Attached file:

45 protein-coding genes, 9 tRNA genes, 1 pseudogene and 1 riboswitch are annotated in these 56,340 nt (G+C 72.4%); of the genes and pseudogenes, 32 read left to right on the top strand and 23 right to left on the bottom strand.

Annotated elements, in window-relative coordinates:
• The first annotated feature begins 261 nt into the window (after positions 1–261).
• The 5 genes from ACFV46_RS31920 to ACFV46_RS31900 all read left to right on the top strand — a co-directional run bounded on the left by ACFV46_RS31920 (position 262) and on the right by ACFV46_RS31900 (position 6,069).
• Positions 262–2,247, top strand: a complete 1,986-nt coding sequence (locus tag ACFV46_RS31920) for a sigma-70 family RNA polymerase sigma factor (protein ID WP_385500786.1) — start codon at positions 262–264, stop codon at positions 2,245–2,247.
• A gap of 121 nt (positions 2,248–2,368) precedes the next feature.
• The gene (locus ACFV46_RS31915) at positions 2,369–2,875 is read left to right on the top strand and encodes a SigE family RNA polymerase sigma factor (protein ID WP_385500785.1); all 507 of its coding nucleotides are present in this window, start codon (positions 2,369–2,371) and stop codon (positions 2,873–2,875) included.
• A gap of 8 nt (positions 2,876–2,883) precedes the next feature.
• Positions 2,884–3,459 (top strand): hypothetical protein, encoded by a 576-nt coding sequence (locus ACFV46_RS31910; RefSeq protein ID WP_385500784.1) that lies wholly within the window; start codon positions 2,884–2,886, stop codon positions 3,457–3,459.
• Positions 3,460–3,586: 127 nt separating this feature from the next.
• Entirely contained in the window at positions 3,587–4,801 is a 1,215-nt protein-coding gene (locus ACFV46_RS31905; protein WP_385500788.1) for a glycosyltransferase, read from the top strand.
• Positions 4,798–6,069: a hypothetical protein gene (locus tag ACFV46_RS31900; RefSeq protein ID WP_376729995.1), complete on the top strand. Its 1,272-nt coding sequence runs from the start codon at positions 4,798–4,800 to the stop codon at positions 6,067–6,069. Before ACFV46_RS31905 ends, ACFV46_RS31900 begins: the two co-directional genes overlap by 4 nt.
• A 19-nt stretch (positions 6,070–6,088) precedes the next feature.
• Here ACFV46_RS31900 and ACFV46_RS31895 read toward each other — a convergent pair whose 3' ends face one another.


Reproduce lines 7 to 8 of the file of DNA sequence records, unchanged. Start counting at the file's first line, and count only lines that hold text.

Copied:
• The gene (locus ACFV46_RS31915) at positions 2,369–2,875 is read left to right on the top strand and encodes a SigE family RNA polymerase sigma factor (protein ID WP_385500785.1); all 507 of its coding nucleotides are present in this window, start codon (positions 2,369–2,371) and stop codon (positions 2,873–2,875) included.
• A gap of 8 nt (positions 2,876–2,883) precedes the next feature.